A disk is a storage unit, storing a collection of files. It is somewhat similar to what other storage services sometimes call buckets or containers.

The main possible actions on disks are:

  • create a disk
  • delete a disk
  • lock a disk, preventing you from deleting it without unlocking it
  • unlock a disk
  • add files to a disk
  • download files from a disk

They are used for two purposes in Qarnot's computing API: for storing input data for your tasks, and for storing result data generated by your tasks.


Every task can have zero, one, or several resource disks.

The most usual case is to have one disk in which you upload all the data needed by the computation (e.g: python files and input data, or blender file and textures, …).

However, there are cases where you don't need resources. For instance, some computing nodes fetching work and uploading results to one of you servers don't really need a resource disk if your application is packaged as a Docker image available on the Docker Hub.

Another possibility is to have a list of several disks as resources. This will behave the same way a union filesystem (like overlayfs) would, with all files from all disks being a resource to your task. If two disks contain files with the same name, the file from the disk appearing last in the list will override the other.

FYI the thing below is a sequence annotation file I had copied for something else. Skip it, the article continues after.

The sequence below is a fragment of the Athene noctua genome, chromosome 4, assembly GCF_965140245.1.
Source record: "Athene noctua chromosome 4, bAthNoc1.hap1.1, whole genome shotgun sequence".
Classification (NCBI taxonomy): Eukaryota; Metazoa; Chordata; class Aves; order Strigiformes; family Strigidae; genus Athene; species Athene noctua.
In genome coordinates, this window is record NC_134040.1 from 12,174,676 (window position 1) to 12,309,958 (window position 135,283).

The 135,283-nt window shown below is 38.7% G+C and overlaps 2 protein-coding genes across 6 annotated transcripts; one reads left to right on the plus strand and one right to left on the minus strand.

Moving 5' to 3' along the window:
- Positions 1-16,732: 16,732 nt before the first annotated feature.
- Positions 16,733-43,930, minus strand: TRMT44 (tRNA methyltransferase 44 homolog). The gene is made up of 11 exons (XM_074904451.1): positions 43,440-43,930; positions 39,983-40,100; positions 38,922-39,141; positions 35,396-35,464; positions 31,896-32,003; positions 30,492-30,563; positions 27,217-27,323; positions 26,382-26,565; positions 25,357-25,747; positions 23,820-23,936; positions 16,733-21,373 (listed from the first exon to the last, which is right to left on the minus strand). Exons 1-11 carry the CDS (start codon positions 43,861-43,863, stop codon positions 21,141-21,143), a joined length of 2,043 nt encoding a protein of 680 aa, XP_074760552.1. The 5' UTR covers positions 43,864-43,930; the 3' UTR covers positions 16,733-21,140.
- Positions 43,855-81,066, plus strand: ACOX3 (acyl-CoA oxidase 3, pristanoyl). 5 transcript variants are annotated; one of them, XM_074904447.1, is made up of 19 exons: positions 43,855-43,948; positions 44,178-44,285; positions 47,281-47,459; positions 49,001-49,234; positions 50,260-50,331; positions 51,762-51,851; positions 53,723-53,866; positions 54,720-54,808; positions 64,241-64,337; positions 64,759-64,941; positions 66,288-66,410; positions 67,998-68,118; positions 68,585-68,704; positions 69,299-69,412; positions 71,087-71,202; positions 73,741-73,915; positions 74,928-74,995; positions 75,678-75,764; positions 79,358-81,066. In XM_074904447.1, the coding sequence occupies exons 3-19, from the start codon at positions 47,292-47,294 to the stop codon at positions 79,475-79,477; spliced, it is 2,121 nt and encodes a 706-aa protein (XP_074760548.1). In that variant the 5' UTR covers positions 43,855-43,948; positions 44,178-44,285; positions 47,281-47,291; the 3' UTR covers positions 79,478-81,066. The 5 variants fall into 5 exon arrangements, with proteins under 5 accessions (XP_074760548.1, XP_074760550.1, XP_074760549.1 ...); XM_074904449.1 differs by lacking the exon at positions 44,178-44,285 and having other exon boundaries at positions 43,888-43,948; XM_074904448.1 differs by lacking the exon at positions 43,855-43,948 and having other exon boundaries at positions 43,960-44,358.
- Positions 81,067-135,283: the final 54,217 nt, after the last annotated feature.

In any case, the task's resources will be made available to your program in the $TASK_PATH directory (see environment for further details).


Every task has a result disk that is automatically created when you submit it. It is used to retrieve the results of your task (e.g: images rendered by Blender, or any other output file that you need). Just have your program write those results in $TASK_PATH when it has finished (see environment for further details), and they will be automatically put in the result disk. You can then download the content of this disk from the API.

NOTE: resources and results are two use cases for disks. Still, there is only one kind of objects: disks. You can very well use the result disk of some task as a resource for a subsequent task.

Next steps

  • Learn how to select and use the right profile.